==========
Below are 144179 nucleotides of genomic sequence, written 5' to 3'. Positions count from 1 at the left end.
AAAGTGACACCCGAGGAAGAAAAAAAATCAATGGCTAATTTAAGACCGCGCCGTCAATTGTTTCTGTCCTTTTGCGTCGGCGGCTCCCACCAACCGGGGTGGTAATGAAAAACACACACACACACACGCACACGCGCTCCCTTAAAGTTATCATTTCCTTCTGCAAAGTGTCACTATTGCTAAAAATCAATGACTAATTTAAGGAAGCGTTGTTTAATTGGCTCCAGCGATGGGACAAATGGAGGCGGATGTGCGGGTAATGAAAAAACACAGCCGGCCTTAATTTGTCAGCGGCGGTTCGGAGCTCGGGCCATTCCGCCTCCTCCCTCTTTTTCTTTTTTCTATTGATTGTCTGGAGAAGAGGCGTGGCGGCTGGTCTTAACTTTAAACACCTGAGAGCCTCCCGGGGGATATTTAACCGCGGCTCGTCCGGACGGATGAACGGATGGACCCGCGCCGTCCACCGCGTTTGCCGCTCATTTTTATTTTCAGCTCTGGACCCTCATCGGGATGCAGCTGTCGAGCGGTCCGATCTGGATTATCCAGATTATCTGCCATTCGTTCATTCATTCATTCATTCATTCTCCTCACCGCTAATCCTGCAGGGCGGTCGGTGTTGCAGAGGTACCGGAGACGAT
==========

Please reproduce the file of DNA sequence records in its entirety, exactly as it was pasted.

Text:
Below are 144179 nucleotides of genomic sequence, written 5' to 3'. Positions count from 1 at the left end.
AAAGTGACACCCGAGGAAGAAAAAAAATCAATGGCTAATTTAAGACCGCGCCGTCAATTGTTTCTGTCCTTTTGCGTCGGCGGCTCCCACCAACCGGGGTGGTAATGAAAAACACACACACACACACGCACACGCGCTCCCTTAAAGTTATCATTTCCTTCTGCAAAGTGTCACTATTGCTAAAAATCAATGACTAATTTAAGGAAGCGTTGTTTAATTGGCTCCAGCGATGGGACAAATGGAGGCGGATGTGCGGGTAATGAAAAAACACAGCCGGCCTTAATTTGTCAGCGGCGGTTCGGAGCTCGGGCCATTCCGCCTCCTCCCTCTTTTTCTTTTTTCTATTGATTGTCTGGAGAAGAGGCGTGGCGGCTGGTCTTAACTTTAAACACCTGAGAGCCTCCCGGGGGATATTTAACCGCGGCTCGTCCGGACGGATGAACGGATGGACCCGCGCCGTCCACCGCGTTTGCCGCTCATTTTTATTTTCAGCTCTGGACCCTCATCGGGATGCAGCTGTCGAGCGGTCCGATCTGGATTATCCAGATTATCTGCCATTCGTTCATTCATTCATTCATTCATTCTCCTCACCGCTAATCCTGCAGGGCGGTCGGTGTTGCAGAGGTACCGGAGACGAT